Hunt still thriving with Eagles

Photo: Ashley Potts

Patrick Williams, Features Writer

Another weekend’s arrival, and another step on the ice for Brad Hunt.

At 35 years old with 288 National Hockey League games to his name, the Colorado Eagles captain spent his weekend doing exactly what he wants to be doing. On Friday night he picked up an assist and helped the Eagles to pull out a point in a 2-1 shootout loss to Calgary. On Saturday he was back at it again as Colorado earned a series split with a 3-1 victory.

AHL games 368 and 369 are now in the books for Hunt, who is the only Eagle not to miss a single game this season.

“I get to play hockey for a living,” Hunt said, “and I love every second of it.”

And he can still play. Hunt is the leading scorer on the Eagles this season, and his 15 goals and 45 points top all AHL defensemen. He is quickly approaching the career-high 51 points that he put up with Oklahoma City back in 2014-15. And his plus-13 rating leads Colorado’s blueliners.

He played 24 games with the Eagles last season, his first spin back in the AHL in since 2016-17. Undrafted out of Bemidji State University, Hunt made a spot for himself in the NHL as a dependable depth defenseman and top-notch presence in the dressing room, a role that has taken him through Edmonton, St. Louis, Nashville, Vegas, Minnesota, Vancouver, and Colorado.

When last season finished, Hunt jumped on an opportunity to represent Canada at the IIHF World Championship, where he played 10 games and won a gold medal.

Even with plenty of wear and tear through 12 pro seasons, Hunt is still durable enough to take heavy minutes with the Eagles.

“I feel like as you get older, sometimes you want to take a step back, but I’ve always just had the thing to just do more,” Hunt explained. “Keep doing more in the summertime. Keep trying to make yourself get better and implementing different things to keep it fun, so you’re not getting bored.”

The Avalanche know what they have in Hunt. They gave him a two-year deal back in July 2022 to bring aboard the type of leadership that every strong NHL organization must have. He can easily fill a spot on the NHL roster and assist there as needed. Or he can go to the AHL, anchor the affiliate on and off the ice, and embrace that role.

Taking over the captaincy for the Eagles this season, Hunt had plenty to navigate. They lost a big personality last summer as head coach Greg Cronin left for Anaheim and his first NHL head-coaching job. Aaron Schneekloth took over a club that had brought in several new faces. They lost six of their first eight games and started 2-4-2-0 and were 17-14-4-1 through the first half of the season. Respectable, but the Eagles also knew that they were capable of more.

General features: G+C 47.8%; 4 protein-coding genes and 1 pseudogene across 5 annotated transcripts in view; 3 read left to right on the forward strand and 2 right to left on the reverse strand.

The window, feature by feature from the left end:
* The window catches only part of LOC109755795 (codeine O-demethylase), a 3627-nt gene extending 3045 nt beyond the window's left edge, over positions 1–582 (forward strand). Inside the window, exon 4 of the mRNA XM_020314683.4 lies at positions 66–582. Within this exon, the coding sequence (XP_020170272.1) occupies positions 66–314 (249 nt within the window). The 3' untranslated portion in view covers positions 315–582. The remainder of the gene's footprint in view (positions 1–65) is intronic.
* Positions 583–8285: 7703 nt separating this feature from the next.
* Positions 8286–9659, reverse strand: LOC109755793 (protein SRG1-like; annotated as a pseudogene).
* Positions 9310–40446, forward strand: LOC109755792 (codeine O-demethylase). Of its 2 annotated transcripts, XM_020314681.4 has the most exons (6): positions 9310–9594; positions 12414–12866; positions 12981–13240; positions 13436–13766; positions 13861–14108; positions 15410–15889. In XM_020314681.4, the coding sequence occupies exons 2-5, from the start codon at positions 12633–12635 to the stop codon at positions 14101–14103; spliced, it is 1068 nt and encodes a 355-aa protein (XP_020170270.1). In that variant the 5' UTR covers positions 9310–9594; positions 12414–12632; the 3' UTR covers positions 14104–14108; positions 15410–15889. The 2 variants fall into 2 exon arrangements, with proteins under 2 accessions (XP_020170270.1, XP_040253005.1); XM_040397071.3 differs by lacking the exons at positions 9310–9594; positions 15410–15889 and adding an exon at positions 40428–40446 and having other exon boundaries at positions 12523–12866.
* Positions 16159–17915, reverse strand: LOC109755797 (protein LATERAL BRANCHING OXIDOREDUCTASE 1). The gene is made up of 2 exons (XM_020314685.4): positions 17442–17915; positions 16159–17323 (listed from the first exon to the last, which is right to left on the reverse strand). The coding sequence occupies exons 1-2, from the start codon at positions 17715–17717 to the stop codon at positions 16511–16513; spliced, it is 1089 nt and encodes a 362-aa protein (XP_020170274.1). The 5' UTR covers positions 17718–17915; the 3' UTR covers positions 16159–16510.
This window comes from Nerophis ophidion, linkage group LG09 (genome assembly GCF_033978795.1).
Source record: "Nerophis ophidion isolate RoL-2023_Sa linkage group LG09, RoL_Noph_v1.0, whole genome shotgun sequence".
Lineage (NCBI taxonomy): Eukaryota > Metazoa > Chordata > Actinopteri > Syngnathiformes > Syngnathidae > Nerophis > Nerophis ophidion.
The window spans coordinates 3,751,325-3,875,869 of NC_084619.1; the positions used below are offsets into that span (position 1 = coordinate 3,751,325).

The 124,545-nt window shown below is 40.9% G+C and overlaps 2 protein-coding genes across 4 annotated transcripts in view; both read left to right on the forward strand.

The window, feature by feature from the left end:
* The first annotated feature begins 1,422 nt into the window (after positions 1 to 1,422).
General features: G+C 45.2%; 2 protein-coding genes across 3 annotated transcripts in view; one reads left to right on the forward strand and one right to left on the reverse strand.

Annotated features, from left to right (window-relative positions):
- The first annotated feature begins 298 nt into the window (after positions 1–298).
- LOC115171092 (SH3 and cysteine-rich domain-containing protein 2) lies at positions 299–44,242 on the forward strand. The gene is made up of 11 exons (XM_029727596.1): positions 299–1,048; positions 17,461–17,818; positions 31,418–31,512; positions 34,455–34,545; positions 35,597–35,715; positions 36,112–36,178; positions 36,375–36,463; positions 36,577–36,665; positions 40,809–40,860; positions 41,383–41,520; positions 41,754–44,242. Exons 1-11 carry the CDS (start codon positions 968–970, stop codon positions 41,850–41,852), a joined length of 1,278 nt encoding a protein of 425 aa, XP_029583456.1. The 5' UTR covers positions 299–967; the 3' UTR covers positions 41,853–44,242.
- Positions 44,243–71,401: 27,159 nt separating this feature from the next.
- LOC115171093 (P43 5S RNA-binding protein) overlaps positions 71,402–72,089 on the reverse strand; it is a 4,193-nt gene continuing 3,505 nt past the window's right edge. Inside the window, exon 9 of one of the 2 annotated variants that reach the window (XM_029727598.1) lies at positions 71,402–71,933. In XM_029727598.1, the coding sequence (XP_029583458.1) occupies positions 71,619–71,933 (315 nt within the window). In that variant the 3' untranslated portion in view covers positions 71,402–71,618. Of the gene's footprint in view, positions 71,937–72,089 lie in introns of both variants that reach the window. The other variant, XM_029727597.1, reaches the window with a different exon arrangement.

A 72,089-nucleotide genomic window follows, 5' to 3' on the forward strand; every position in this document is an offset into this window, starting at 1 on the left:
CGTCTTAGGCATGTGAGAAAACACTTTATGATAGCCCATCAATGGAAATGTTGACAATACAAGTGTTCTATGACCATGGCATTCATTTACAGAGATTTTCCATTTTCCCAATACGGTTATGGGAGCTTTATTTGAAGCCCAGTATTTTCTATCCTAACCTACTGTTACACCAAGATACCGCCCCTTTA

“That’s kind of where we struggled, at the beginning,” Hunt acknowledged. “With the turnover, we were trying to find [our] identity. Once everybody got on the same page, the guys returning and the new guys that were coming in all understood what Colorado Eagles hockey is, and I think it’s showing now.”

It certainly is. Sparked by goaltender Ivan Prosvetov’s arrival from the Avalanche after the All-Star break, the Eagles are 19-6-0-1 in their last 27 games – including an eight-game winning streak last month – and have surged up the Pacific Division standings.

“We’ve really become such a brotherhood in the dressing room,” Hunt said. “It’s such a tight-knit group that we’re just all feeding off each other’s positivity. We’ve been riding the wave.

“We really are an open dressing room. Anybody can hold each other accountable. It doesn’t matter if it’s your 10th year or your first year, we all respect each other. We all want to try to make each other better.”

The past six weeks have brought plenty of good feelings through that dressing room.

There was a four-goal comeback in Calgary on March 1. Rookie forward Ivan Ivan got his first NHL contract after starting his pro career on an AHL deal. The Prosvetov story has been a feel-good one. The team had its annual “Pot of Gold Night” over the weekend in front of yet another full house at Blue Arena, which has been sold out for every game for the second year in a row.

He still hopes to play at least a couple more seasons and is due to become a free agent this summer. With what could be a career season, there should be plenty of demand for him to continue. Hunt has that gold medal from last spring, but the three-time AHL All-Star is still chasing the Calder Cup.

“I love every second of it,” Hunt said. “I wouldn’t want to do anything else. I don’t want to do anything else in the world. I love this game.”